As the housing process for next year begins to near, students begin to consider weighing their options of on-campus living spaces, and if they are an upperclassman, whether they want to live off-campus.
Differences in prices, food accommodations, and living layouts are important factors to consider before the deadline for roommate selection, April 8, and the deadline for housing selection, April 11.
Options for on-campus housing include Sutton Place Apartments, Elizabeth Hall, Holt Hall, Strong Hall, Cross Hall, and sorority or fraternity housing. Each hall has a variation of amenities to consider during housing selesction.
Sutton Place Apartments hold between two and four occupants. There are two bedrooms and two bathrooms, a shared kitchen, dining area, living room, and balcony for each apartment, as well as a community pool for the entire building.
Meghan Gadola ‘20, a resident in Sutton, said she has enjoyed her school year living in Sutton. “I like all of the room the apartments have here. I have a kitchen, so I can make food whenever I want. I like having my friends come over, and there is plenty of room for them when they come.”
Sutton apartments, though, are more expensive at $5,080 per semester, totaling out to $10,160 for the nearly eight-month academic year. That comes out to around $1,270 per month. This does not include a meal plan.
Holt, Elizabeth, and Cross have community-style bathrooms while Strong has suite-style bathrooms. Elizabeth and Strong have community kitchens, yet Holt does not. All of the dorms have a lounge area. Cross and Holt are mainly composed of single dorms.
Kaley Jansen ‘18, a resident of Holt, said living on campus has its benefits. “I love how close I am to everything on campus. I can leave my room five minutes before class and still make it on time. I also like the small and quiet environment of Holt.”
For residential halls, the price for a double (the most common room set-up) is $4,358 each semester, totaling out to $8,715 for the academic year. Single rooms total out to $11,760 for the academic year. This does not include the $6,015 meal plan students are required to purchase if they live in a residential hall.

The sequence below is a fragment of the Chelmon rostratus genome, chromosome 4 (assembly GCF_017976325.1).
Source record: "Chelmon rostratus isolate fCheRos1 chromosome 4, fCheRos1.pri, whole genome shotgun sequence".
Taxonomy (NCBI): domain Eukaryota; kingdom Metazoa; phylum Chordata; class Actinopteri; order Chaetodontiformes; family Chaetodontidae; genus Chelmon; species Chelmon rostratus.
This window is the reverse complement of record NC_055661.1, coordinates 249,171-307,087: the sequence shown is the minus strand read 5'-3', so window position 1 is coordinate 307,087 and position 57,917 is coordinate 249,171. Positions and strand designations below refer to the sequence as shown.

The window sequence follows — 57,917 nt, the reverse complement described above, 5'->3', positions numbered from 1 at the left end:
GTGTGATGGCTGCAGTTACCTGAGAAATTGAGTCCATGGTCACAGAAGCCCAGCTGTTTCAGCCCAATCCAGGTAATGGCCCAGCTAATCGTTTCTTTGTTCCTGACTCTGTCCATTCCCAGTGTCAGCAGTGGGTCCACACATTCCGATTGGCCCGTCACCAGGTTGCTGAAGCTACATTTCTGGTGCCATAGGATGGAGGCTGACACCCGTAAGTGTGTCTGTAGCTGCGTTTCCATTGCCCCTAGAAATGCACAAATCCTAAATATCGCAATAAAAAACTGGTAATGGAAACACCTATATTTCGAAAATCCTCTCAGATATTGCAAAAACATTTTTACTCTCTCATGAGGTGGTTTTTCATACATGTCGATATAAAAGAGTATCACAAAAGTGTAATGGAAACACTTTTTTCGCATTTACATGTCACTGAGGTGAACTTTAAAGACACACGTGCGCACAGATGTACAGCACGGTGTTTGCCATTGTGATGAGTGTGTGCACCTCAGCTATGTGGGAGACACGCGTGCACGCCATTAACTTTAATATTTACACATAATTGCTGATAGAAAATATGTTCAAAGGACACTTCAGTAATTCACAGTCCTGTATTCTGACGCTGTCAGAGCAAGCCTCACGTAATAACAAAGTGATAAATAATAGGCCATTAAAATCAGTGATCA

Some off-campus housing options can be a cheaper option for students. For four students living in a house, the total for a 12-month lease can sometimes be lower than one semester living on campus.
While this does not include the price of utilities and internet, the price difference is something that continues to attract students. However, keep in mind that once a student signs a lease, they are committed. They cannot easily leave and request a dorm change like when living on campus.
“I love the freedom that living off campus prodiced,” said Jamie Ernst ‘19.
“I am able to purchase my own food and not be limited by a pre-set menu or by hours of operation. I am also able to decorate my house the way I want to, which gives it more of a homey feel. Finally, there are less restrictions on alcohol, quiet hours, laundry, and candles/appliances, which genuinely helps me prepare for living on my own after college,” she added.
If choosing to live on-campus, Whitney McDonald, associate director of Residential Life, recommended students to spend time before the deadlines exploring the options.
Students can pick specific rooms that they want in a hall, so going into a residence hall and seeing which rooms have the best views or at an attractive proximity to communal bathrooms is actually encouraged.
However, the roommate selection comes first in the housing process; the timeline to choose roommates is March 26 through April 8. Students can change roommate selections up until April 8. If students are trying for Sutton, they have to make sure that their apartment is filled before housing selection.
McDonald said that planning ahead of the deadlines will make the process easier for students.
“Start talking about housing now with potential roommates so everyone is on the same page when the application opens. You have to pick who you want to live with, regardless of the hall, before the deadline so if you decide you want to go random then you can come to our office and start looking at the other students who want to go random also and begin connecting with them.”
McDonald also stressed that regardless of identity and sexuality, students can live with people of different genders. Any combination of people can live in Sutton together or share a dorm. She said that students can live with whomever will support them and make them feel the most comfortable in their living space.
Because students have many options for housing on and off campus, and all dorms have their own perks, she encouraged studentto begin their research now.